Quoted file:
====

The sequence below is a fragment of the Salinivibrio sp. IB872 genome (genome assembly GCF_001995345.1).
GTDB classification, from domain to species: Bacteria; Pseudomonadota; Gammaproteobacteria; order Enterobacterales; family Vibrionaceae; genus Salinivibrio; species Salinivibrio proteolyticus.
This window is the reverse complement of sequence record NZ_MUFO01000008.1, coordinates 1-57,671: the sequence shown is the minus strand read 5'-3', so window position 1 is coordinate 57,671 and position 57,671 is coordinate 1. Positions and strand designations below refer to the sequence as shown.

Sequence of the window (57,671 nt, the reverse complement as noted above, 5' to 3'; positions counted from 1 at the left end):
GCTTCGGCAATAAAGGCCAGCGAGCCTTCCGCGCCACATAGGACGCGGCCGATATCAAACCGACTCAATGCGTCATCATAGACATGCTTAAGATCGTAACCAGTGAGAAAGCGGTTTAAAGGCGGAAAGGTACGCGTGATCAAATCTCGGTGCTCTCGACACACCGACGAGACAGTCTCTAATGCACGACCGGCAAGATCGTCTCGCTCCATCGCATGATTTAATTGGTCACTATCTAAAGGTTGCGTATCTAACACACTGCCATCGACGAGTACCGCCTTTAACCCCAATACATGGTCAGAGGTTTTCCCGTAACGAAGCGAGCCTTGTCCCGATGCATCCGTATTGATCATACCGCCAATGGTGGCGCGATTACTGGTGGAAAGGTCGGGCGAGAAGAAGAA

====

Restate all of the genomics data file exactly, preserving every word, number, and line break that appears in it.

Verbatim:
The sequence below is a fragment of the Salinivibrio sp. IB872 genome (genome assembly GCF_001995345.1).
GTDB classification, from domain to species: Bacteria; Pseudomonadota; Gammaproteobacteria; order Enterobacterales; family Vibrionaceae; genus Salinivibrio; species Salinivibrio proteolyticus.
This window is the reverse complement of sequence record NZ_MUFO01000008.1, coordinates 1-57,671: the sequence shown is the minus strand read 5'-3', so window position 1 is coordinate 57,671 and position 57,671 is coordinate 1. Positions and strand designations below refer to the sequence as shown.

Sequence of the window (57,671 nt, the reverse complement as noted above, 5' to 3'; positions counted from 1 at the left end):
GCTTCGGCAATAAAGGCCAGCGAGCCTTCCGCGCCACATAGGACGCGGCCGATATCAAACCGACTCAATGCGTCATCATAGACATGCTTAAGATCGTAACCAGTGAGAAAGCGGTTTAAAGGCGGAAAGGTACGCGTGATCAAATCTCGGTGCTCTCGACACACCGACGAGACAGTCTCTAATGCACGACCGGCAAGATCGTCTCGCTCCATCGCATGATTTAATTGGTCACTATCTAAAGGTTGCGTATCTAACACACTGCCATCGACGAGTACCGCCTTTAACCCCAATACATGGTCAGAGGTTTTCCCGTAACGAAGCGAGCCTTGTCCCGATGCATCCGTATTGATCATACCGCCAATGGTGGCGCGATTACTGGTGGAAAGGTCGGGCGAGAAGAAGAA